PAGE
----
WW: How are you planning to develop the women’s line? 



CE: In two or three months we’re bringing out a new piece in the Millenary range and we’re researching a whole new line that will come out in two or three years. My aim is to work on the character of this new line. The style won’t be too girly or sweet. It’ll be womanly and ladylike, for a woman with a strong character and perception. We’re not interested in remaking classical pieces like everybody else. I want to do something a little bit shocking that will surprise everyone. So don’t expect something pretty with a pink strap.

WW: Where do you draw inspiration from when you want to create a new timepiece?

CE: I look at what was done in the past, both at Audemars Piguet and during my own professional experience working on other brands. It’s like an internal brainstorming! I was at Gucci for a long time and for 12 years I worked for trendy brands through my own company. When I want to design a new piece, I don’t just draw inspiration from watchmaking but from architecture, nature, and elements from the animal and natural world.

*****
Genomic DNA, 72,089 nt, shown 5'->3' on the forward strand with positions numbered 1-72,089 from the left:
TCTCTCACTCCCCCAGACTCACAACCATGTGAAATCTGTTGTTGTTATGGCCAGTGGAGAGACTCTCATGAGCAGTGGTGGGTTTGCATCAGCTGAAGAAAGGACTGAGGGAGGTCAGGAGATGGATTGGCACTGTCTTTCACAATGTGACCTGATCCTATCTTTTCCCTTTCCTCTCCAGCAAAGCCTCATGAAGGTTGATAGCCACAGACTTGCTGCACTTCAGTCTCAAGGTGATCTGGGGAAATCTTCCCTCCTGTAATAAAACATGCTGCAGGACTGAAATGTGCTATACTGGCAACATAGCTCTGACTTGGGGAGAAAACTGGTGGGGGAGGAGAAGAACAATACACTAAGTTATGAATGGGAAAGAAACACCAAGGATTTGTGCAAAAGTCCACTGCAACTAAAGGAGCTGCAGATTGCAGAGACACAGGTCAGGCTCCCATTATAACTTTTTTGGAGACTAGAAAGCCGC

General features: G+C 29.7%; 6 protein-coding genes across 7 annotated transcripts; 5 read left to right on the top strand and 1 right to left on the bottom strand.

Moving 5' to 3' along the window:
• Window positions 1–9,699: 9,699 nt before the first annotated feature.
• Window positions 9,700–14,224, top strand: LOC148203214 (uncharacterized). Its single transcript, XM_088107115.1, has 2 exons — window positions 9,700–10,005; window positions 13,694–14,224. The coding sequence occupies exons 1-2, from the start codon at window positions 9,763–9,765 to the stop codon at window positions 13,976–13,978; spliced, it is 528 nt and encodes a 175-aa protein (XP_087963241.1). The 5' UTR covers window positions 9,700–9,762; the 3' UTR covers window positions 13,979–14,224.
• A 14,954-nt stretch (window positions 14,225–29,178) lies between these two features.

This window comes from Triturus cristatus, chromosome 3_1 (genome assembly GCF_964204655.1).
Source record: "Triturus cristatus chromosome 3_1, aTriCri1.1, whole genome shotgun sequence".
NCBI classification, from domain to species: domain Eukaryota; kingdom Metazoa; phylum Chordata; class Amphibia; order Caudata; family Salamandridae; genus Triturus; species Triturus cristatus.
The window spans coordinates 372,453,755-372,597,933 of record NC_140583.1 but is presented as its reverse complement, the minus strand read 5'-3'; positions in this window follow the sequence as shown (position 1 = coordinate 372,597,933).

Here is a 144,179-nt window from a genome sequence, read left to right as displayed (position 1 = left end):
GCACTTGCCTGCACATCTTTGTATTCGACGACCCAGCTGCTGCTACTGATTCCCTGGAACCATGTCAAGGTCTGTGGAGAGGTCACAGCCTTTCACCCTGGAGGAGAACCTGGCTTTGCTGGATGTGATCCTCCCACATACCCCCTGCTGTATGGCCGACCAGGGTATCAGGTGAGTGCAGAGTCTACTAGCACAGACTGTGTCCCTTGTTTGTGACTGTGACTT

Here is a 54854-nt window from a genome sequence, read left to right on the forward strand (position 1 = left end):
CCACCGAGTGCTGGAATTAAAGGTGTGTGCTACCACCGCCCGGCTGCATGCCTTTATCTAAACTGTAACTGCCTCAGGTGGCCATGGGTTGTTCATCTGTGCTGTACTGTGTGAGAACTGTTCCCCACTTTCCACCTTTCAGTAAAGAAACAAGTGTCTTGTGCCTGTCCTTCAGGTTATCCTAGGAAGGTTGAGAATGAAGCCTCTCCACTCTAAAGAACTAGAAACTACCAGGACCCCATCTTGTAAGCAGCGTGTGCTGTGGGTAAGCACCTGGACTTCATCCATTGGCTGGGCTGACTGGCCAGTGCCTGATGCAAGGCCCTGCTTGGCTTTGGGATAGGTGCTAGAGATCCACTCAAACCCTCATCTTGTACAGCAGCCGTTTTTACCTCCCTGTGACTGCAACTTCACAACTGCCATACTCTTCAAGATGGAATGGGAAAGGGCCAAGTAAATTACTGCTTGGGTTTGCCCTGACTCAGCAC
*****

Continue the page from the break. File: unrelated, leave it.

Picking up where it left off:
WW: Do you do a lot of drawings in a sketchbook?

CE: Yes, I’m very old school—I do a lot of small sketches and write down texts and phrases like a policeman or an inspector would. It’s as if I’m looking for clues in my notes about what to do! But I’m not a diva designer. There’s a real team spirit here, with everybody working on the women’s models. There are five or six in-house designers plus external designers.

WW: What kinds of concepts and functionalities are you thinking of developing?

CE: We have a department for researching new materials and components in ceramics and fibers. But it often turns out that many things are not possible to use in high-quality watchmaking. So it’s difficult because a lot of prototypes that we might do in ceramics don’t go into production because the quality isn’t precise or strong enough. We’re also working on developing ringtones with new technology and experimenting by looking at new inventions.

WW: Audemars Piguet has sponsored several contemporary art projects: “Curiosity” by Kolkoz in Miami in 2013; Theo Jansen’s “Strandbeest” in Miami in 2014; and “Synchronicity” by Robin Meier in Basel in 2015. Is this something that you intend to continue?

CE: For the moment, I’m not involved in any of this. But we have a history of art specialist and we employ curators to follow one or two artists. I love art and have been lucky enough to go to Art Basel for the last 25 years. I collect certain artists, such as [the Swiss artist] Christian Gonzenbach and [the Austrian, Geneva-based artist] Thierry Feuz. And it makes me happy that Audemars Piguet is involved in art projects.

 

 

This article is published in Whitewall‘s winter 2016 Lifestyle issue.